Commentary: Is Trump politicizing the New York City terror attack?

Accusations about politicians "politicizing" events like the New York City terror attack or the Las Vegas shooting have always confused me.

Of course they're "politicizing." They're politicians. And issues like immigration and gun control are addressed by passing laws through Congress and sending them to the White House. It's about as elementary as "Schoolhouse Rock."

So when an immigrant commits a terrorist act in New York City that leaves eight innocent civilians dead, of course a president who ran on a platform of restricting immigration is going to use it to bolster support for his policies. Specifically, the day after the attack, President Trump called for an end to the "diversity visa lottery" program, which is the program used by the Uzbek perpetrator to enter the U.S.

"I am going to ask Congress to immediately initiate work to get rid of this program," President Trump announced Wednesday. "It sounds nice. It's not nice."

Mr. Trump's critics cried hypocrisy, pointing out that Mr. Trump deferred calls for changes in gun laws two days after the Las Vegas massacre -- "we'll be talking about gun laws as time goes by," he said. White House spokesperson Sarah Sanders defended Mr. Trump, pointing out that, unlike restrictive gun laws, "the president has been talking about extreme vetting and the need for that for the purpose of protecting the citizens of this country since he was a candidate – long before he was president."

It's hard to argue that the Americans who elected President Trump are surprised he wants to tighten immigration rules. It's also hard to argue that President Trump shouldn't do in the wake of the New York attack what President Obama did repeatedly in the wake of mass shootings -- argue for gun control.

But it may be Democrats who are trying to make the more difficult case in defending the visa lotteries.

Americans have mixed feelings about immigration. One the one hand, they don't want -- to quote  President Trump -- to be "mean."  They don't want illegal immigrant kids deported to countries they barely remember. And Americans don't like the idea of a border wall. 

At the same time, polls show Americans support Trump's efforts at a so-called "travel ban" from countries with terrorism issues. And according to Gallup, twice as many Americans want to see legal immigration levels either reduced or stay at their current levels versus increasing immigration.  This may be a reaction to the fact that a record 43 million immigrants live in the U.S., and the percentage of population that's foreign-born is approaching levels not seen since the great migrations of the late 1800s.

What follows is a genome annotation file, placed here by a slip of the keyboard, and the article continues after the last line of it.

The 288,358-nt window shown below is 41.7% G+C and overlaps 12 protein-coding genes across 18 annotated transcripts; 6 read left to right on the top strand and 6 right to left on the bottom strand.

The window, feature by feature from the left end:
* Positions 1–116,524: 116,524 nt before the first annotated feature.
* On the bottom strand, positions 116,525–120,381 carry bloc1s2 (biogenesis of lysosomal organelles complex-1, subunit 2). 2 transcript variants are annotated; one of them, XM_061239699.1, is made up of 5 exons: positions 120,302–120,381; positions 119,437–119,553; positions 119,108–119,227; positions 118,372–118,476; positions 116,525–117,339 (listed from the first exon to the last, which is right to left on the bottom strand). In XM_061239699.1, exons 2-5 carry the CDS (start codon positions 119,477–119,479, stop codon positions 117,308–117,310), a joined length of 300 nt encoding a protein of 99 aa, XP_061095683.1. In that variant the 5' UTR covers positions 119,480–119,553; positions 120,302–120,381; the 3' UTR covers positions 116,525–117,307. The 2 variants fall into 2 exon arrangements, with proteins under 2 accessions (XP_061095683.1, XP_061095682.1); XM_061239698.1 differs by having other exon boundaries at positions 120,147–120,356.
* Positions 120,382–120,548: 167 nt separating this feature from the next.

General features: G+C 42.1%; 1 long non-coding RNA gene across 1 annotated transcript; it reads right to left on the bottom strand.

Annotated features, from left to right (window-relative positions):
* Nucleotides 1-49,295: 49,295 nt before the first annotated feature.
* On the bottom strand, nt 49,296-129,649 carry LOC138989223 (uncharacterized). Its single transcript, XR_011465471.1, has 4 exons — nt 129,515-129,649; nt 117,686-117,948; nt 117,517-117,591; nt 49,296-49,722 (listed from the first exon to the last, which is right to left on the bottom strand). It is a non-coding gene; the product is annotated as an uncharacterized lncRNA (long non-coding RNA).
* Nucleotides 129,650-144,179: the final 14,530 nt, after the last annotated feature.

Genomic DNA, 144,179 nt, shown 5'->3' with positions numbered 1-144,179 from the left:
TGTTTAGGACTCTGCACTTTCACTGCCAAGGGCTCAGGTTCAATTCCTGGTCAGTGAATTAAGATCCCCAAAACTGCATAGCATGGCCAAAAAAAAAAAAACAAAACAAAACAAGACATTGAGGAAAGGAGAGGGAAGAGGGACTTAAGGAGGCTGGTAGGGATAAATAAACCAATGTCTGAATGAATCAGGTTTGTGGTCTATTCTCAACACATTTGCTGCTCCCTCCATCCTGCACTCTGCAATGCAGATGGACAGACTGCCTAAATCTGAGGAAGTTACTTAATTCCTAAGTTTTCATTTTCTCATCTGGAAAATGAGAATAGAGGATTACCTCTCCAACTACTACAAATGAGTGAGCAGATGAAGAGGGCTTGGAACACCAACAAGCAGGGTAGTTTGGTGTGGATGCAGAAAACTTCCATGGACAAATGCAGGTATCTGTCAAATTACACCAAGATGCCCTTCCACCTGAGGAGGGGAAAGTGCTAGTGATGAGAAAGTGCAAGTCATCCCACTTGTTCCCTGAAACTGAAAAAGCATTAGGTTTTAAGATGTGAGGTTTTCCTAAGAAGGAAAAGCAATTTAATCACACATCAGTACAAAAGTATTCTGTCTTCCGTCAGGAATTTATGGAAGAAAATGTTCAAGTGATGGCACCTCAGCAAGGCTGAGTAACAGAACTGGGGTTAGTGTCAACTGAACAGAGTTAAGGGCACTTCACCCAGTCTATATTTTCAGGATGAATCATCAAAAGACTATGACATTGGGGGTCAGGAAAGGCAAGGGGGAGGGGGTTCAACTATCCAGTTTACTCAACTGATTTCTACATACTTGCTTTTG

And now yet another immigrant has turned our generosity against us, taking advantage of an immigration loophole most of us had never heard of.

For many Americans, none of the words in "diversity visa lottery" make sense.  They want immigrants who can add to the economy or provide some asset to our country. Simply being from a country not many people are from doesn't do that. And living in America is a great opportunity. Why would we give that to 50,000 people a year -- at random?

And while there are no recent polls regarding the specific green-card lottery system, a recent Morning Consult/Politico poll found general support for the RAISE Act, the GOP immigration reform plan that would replace it with a merit-based immigration policy.  So, the issue of immigration reform remains a winner for President Trump.

Also consider that the countries that received the largest share of diversity visas last year were Nepal, Egypt, Iran, the Democratic Republic of the Congo, Uzbekistan and Ethiopia. Several of these countries have security and terrorism issues -- Iran is one the countries covered by the president's travel ban.

More than half of all Uzbek immigrants to the U.S. come here on the visa lottery system.  It's one thing to welcome college students or engineers or business owners from these countries who want to bring their skills and assets to America. But granting visas to random people by pure chance from nations with these issues is likely to be viewed by voters as problematic.

Americans are starting to ask the question "What's in it for us?" How does inviting random low- or no-skill immigrants from distant nations to come to the U.S. help us?  It certainly didn't help the victims of the New York attack.

Republicans are advocating an immigration approach that would, as the president says, puts America first: would-be immigrants would be evaluated on what they can do for America. This puts Democrats in the unenviable position of urging Americans to reject that.

It was already a tough debate for Democrats. Tuesday's terror attack made it worse -- with or without Mr. Trump's tweets.

  • Michael Graham

    CBSN contributor Michael Graham is a conservative columnist for the Boston Herald.